Nelson v. McGoldrickAnnotate this Case
127 Wn.2d 124 (1995)
896 P.2d 1258
MAYNARD NELSON, Respondent, v. MARY M. McGOLDRICK, Petitioner.
The Supreme Court of Washington, En Banc.
June 22, 1995.
John C. Moore (of Bonneville, Viert, Morton & McGoldrick), for petitioner.
Horton Smith and Harish Bharti (of Felix, Zimmar & Smith), for respondent.
Petitioner Mary McGoldrick challenges the legality and enforceability of a contract obligating her to pay an "heir hunter" 50 percent of the value of property which she is entitled to inherit in exchange for assistance in recovering the property. The trial court granted summary judgment in favor of McGoldrick, holding that the contract is unconscionable and void, and dismissed Respondent Maynard Nelson's action seeking payment under it. The Court of Appeals reversed, finding no unconscionability, but remanded on the issue of whether Nelson *127 performed under the contract. We reverse the Court of Appeals, but also remand because summary judgment on the issue of unconscionability was erroneous on this record.FACTS
Mary McGoldrick is the widow of Richard Hodge, who died in 1971. Mr. Hodge was the owner of record of 500 shares of stock in Panorama City, Inc. Maynard Nelson is in the business of tracing missing heirs, doing business under the name Pacific Equities. Nelson solicits business in various ways, including the use of newspaper advertisements which seek the whereabouts of particular people. Panorama placed such an advertisement seeking Mr. Hodge some time in early July 1987. As a result of this advertisement, and with the help of an assistant, Nelson eventually learned that Panorama was trying to locate Mr. Hodge regarding his stock holdings. As a result of a stock exchange, Mr. Hodge was entitled to property valued at approximately $50,000.
Nelson also learned that Hodge had died, and that Mary McGoldrick was entitled to the property. After locating McGoldrick, Nelson telephoned her on July 29, 1987, telling her he knew of property due her. But he refused to describe the property, stating "she'd beat me on my fee". Clerk's Papers, at 55. Later that day he met with McGoldrick and her husband, a real estate broker. During the meeting, McGoldrick's stepson, attorney David McGoldrick, arrived at her request to advise her. Nelson refused to give any information at the meeting which would enable Mary McGoldrick to locate the property. He agreed, however, to provide information about the location and nature of the property if she promised to give him half. Mary McGoldrick signed the following agreement on July 29, 1987:In consideration of your successful efforts to notify me of unclaimed assets to which I (claimant) may be entitled, and your promise to direct my claim into proper channels, I *128 hereby assign to you (finder) one-half of the net collection. It is understood: 1. Claimant will cooperate by executing documents needed to complete the claim; 2. Unless a collection is made there will be no charge to claimant whatsoever.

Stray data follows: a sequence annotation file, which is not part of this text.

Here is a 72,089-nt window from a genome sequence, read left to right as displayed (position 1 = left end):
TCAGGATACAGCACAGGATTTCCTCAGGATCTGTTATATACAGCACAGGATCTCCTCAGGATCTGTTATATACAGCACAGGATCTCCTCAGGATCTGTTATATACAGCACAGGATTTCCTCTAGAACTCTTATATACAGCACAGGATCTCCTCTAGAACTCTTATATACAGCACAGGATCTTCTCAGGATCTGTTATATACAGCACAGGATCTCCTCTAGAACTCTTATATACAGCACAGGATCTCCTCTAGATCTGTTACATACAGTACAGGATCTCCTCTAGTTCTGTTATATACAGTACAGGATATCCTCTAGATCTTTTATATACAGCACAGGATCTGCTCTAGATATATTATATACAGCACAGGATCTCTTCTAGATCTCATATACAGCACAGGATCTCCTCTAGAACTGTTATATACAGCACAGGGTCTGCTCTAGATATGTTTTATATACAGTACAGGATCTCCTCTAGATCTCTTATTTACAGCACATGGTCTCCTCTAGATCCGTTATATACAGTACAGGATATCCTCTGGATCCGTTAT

Clerk's Papers, at 3. One document to which McGoldrick agreed, but failed to execute, according to Nelson, was a power of attorney.
After securing the agreement, Nelson turned the matter over to his attorney, who contacted Panorama. Panorama sent materials on July 30, 1987. When no claim was made, Panorama sent Nelson's attorney a letter dated October 22, 1987, reminding him to complete the transaction. There was no response.
Eventually, David McGoldrick contacted Nelson's attorney and learned that the property in question involved stock in Panorama. Attorney McGoldrick then contacted Panorama. By letter dated February 3, 1988, Panorama requested proof that McGoldrick was representing the heirs of Mr. Hodge. McGoldrick ultimately processed the claim for Mary McGoldrick and Nelson's attorney had no further involvement.
Mary McGoldrick did not pay Nelson and he filed suit, seeking enforcement of the agreement. McGoldrick moved for summary judgment, claiming that the contract was unconscionable, illegal, and against public policy. The trial court granted the motion on the grounds that the contract was unconscionable, and dismissed Nelson's claims with prejudice. He appealed.
In a split decision, the Court of Appeals reversed and remanded for trial on the issue of whether Nelson performed his obligations under the contract. McGoldrick then petitioned for review, which was granted. Nelson filed a supplemental brief, which McGoldrick has moved be stricken. The motion to strike was passed to the merits.
This is a case of first impression in Washington. Although not mentioned by the parties, there is a significant body of law relating to heir hunting.*129 The business or profession known as "heir-hunting" or "heir-chasing" has a checkered and interesting history, having long been established on an international and local basis as a lucrative means of livelihood. "Probate searchers" usually operate by investigating probate or surrogate court records to uncover estates of substantial wealth whose probate or administration has been delayed because of inability to contact one or more of the missing heirs. An investigator, usually unknown to the estate, locates the missing heir through court records and genealogical information collected by his staff, and at times through cooperation with foreign agents in the same business. The missing person is hastily informed that he has a valid claim as an heir against an unsettled estate. He is promised genealogical charts and other information with which he can establish his heirship if he will assign a portion of his inheritance to the probate searcher.